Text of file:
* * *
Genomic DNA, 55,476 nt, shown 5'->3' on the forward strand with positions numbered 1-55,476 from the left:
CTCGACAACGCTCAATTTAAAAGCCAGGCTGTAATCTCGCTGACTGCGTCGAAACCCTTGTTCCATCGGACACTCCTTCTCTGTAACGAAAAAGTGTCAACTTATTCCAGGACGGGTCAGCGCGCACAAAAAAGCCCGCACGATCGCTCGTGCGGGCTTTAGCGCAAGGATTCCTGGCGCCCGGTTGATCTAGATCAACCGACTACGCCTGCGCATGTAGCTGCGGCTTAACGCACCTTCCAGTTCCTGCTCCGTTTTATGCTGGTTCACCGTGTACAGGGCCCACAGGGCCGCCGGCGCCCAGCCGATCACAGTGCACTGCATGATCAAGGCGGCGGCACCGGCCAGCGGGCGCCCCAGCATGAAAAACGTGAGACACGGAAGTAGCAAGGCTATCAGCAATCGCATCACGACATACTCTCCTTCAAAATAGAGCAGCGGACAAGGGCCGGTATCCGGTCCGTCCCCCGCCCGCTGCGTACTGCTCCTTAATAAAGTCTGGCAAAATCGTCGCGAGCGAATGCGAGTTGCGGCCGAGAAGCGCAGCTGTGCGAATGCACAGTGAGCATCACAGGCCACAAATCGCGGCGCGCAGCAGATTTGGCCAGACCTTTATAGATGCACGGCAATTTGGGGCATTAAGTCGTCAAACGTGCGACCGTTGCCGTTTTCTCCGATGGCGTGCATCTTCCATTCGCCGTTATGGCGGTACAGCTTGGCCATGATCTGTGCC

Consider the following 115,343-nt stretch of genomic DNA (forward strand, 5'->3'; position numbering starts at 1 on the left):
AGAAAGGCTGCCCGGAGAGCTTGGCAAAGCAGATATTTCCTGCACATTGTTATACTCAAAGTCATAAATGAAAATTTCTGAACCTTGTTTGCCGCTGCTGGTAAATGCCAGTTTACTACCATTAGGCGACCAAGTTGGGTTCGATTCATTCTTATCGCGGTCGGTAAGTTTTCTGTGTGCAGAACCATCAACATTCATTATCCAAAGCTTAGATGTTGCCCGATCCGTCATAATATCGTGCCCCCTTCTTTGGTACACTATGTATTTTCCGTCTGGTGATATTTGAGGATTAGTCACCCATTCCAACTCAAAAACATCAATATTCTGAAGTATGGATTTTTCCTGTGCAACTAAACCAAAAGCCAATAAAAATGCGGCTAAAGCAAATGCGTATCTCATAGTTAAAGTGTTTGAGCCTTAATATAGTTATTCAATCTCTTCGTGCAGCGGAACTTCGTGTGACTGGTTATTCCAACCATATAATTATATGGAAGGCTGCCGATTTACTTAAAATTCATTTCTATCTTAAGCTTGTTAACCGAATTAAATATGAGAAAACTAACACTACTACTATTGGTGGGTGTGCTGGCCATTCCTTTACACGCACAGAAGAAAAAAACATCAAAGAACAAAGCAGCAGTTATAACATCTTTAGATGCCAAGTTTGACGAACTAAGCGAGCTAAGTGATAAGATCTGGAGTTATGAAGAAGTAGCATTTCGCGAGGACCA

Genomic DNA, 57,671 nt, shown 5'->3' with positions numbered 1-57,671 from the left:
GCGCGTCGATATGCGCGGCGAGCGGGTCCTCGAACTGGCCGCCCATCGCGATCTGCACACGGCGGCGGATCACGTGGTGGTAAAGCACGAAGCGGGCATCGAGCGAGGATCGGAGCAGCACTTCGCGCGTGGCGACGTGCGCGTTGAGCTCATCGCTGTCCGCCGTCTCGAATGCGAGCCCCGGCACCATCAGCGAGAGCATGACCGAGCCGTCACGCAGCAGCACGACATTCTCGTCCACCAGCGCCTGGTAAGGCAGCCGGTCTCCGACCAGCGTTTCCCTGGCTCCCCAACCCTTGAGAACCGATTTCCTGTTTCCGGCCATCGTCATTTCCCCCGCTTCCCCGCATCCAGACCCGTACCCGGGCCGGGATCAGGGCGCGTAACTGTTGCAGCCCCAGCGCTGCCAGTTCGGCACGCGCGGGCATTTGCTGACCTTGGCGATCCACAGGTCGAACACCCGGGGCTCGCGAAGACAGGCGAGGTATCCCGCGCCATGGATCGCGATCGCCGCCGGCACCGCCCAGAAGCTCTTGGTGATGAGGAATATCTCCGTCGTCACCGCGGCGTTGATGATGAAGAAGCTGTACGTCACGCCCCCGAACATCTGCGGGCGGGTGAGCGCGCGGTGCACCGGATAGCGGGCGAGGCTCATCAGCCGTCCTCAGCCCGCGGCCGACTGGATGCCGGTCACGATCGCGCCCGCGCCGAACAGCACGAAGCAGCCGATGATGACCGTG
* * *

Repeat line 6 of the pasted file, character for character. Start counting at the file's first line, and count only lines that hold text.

GCGCGTCGATATGCGCGGCGAGCGGGTCCTCGAACTGGCCGCCCATCGCGATCTGCACACGGCGGCGGATCACGTGGTGGTAAAGCACGAAGCGGGCATCGAGCGAGGATCGGAGCAGCACTTCGCGCGTGGCGACGTGCGCGTTGAGCTCATCGCTGTCCGCCGTCTCGAATGCGAGCCCCGGCACCATCAGCGAGAGCATGACCGAGCCGTCACGCAGCAGCACGACATTCTCGTCCACCAGCGCCTGGTAAGGCAGCCGGTCTCCGACCAGCGTTTCCCTGGCTCCCCAACCCTTGAGAACCGATTTCCTGTTTCCGGCCATCGTCATTTCCCCCGCTTCCCCGCATCCAGACCCGTACCCGGGCCGGGATCAGGGCGCGTAACTGTTGCAGCCCCAGCGCTGCCAGTTCGGCACGCGCGGGCATTTGCTGACCTTGGCGATCCACAGGTCGAACACCCGGGGCTCGCGAAGACAGGCGAGGTATCCCGCGCCATGGATCGCGATCGCCGCCGGCACCGCCCAGAAGCTCTTGGTGATGAGGAATATCTCCGTCGTCACCGCGGCGTTGATGATGAAGAAGCTGTACGTCACGCCCCCGAACATCTGCGGGCGGGTGAGCGCGCGGTGCACCGGATAGCGGGCGAGGCTCATCAGCCGTCCTCAGCCCGCGGCCGACTGGATGCCGGTCACGATCGCGCCCGCGCCGAACAGCACGAAGCAGCCGATGATGACCGTG